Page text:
Lesson 16: Electronic Separation (Online Baptism )

Yesterday I participated in an electronic baptismal service. At the appropriate time in my live-streamed worship, a recording of a baptism that had taken place the previous week was played. The father, mother, child, and godparents were gathered in the nave around the baptismal font. A retired pastor officiated from his home. The parents wanted him, because he had baptized one of them and presided at their marriage. He spoke his usual words, the father poured the water, the godmother lit the candle. The congregation participated by later watching the video and responding as I did with their usual words of welcome. Before continuing the service, the pastor leading the liturgy remarked with an appreciative grin, “Brave new world!”

I was really impressed. It worked. In fact, it worked better than many baptisms I have observed lately. The participants were not passive. Their actions demonstrated their intentions. You felt you were witnessing the priesthood of all believers in action, not some institutional ritual. The pastor had a significant but realistic role. He served more as an official witness than an authority figure. Much as in the marriage service, he represented the community, making sure things were done appropriately.

The action that raised the most questions in my mind was the father pouring the water over the child. My church has always recognized lay people can baptize in emergencies. For instance, a nurse when a baby’s life is threatened or a traveler when asked by a dying accident victim. Did the father baptize the child? The pastor? The community? Was it an emergency baptism because of the pandemic? Does this set a precedent?

These questions might not be unsettling if confined to the Sacrament of Baptism. However, if you ask similar ones in regard to electronic Communion meals, you are deep into controversy. Traditional churches have insisted you need an ordained priest to consecrate the elements of the Communion meal.

Does the priest at the altar electronically consecrate the elements in the worshipers’ home? Is this a Communion, because the priest is present electronically? Is it a genuine means of grace, because other church members are sharing the bread and wine at the same time? What if some participate via a video at a later time? What if a family or individual celebrates the meal without the electronic connection, i.e. without a priest participating at all?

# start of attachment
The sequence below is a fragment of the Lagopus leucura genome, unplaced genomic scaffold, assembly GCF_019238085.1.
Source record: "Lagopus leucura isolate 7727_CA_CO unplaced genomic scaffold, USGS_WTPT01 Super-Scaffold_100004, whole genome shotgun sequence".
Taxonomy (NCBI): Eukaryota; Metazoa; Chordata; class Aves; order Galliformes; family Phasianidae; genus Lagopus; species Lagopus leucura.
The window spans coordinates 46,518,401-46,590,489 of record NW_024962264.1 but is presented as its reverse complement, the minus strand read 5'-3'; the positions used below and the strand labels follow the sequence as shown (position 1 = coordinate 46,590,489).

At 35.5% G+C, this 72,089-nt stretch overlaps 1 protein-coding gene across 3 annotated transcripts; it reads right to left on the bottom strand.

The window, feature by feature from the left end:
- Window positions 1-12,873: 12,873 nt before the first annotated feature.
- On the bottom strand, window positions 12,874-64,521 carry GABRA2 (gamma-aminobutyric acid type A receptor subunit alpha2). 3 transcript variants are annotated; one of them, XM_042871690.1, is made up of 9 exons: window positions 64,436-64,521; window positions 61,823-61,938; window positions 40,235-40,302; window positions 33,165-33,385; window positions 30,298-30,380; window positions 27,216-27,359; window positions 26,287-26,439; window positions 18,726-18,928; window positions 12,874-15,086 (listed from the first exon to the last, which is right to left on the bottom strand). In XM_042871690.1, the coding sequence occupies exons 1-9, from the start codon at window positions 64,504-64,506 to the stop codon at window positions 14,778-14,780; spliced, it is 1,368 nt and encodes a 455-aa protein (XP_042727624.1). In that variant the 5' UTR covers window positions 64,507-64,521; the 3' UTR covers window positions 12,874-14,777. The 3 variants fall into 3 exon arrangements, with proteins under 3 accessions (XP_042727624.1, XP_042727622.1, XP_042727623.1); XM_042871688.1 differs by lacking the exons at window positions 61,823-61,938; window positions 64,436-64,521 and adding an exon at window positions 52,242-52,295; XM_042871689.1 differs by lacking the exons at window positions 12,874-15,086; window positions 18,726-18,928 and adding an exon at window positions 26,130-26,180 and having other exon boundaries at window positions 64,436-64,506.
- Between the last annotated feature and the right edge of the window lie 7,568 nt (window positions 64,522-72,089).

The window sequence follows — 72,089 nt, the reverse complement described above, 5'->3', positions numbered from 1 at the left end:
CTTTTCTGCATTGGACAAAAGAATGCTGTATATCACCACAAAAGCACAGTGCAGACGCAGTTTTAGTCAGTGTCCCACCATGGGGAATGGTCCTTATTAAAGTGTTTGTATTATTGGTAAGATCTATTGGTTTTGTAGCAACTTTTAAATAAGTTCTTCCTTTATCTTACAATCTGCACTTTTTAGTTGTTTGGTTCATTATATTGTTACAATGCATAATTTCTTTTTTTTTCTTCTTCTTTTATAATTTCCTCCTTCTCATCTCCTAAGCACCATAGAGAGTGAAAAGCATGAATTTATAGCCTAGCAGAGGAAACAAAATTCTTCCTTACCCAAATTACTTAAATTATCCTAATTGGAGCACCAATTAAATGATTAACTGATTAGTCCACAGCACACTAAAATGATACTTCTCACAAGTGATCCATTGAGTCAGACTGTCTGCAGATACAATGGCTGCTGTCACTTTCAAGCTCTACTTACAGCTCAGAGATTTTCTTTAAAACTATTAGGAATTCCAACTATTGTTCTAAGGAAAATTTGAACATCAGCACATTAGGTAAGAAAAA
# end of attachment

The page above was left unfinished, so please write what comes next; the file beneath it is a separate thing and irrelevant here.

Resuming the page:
One of my friends thinks asking such questions can easily lead to nonsense. Trying to define grace has constantly gotten the Church in trouble. He points out this usually ends up with priests defending their authority with some silly idea such as Jesus insisting all priests must be male and celibate. He believes it is time for the church to stop trying to control God’s grace.

Once again, the pandemic has brought to the surface an issue the society must now confront. Vatican II and Pope Francis are two of many voices that have recognized for some time the Church has entered a new period in which she must equip a priesthood of all believers. Now the need to use electronic media has raised the question of priestly authority in a new manner.

Perhaps the best way forward is not to get ahead of ourselves. Theology is a reflection on religious experience. The people’s hunger, not the institution’s theology, has led to electronic baptism and Communion meals. Everyone can see being bodily present for the sacraments offers a far more intimate and satisfactory experience. However, at this time we might be best served by simply accepting my two sons-in-law slightly different perspectives on these new electronic uses. One explained the introduction of an electronic Communion meal to his congregation as an extension of our understanding of God’s grace. The other referred to it as facilitating the practice of home communion during extraordinary times.

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  1. Fritz Foltz says:

    Scott brought up an interesting point when he asked if the father who poured the water also said the word, I baptize you…” He thought it would be most appropriate that way and it would qualify as as a baptism in an extraordinary situation.

    Actually in this case, the retired pastor spoke all the words from his home and the group assembled around the font performed all the actions. .It still worked for me, but this like online Communion is a work in progress.

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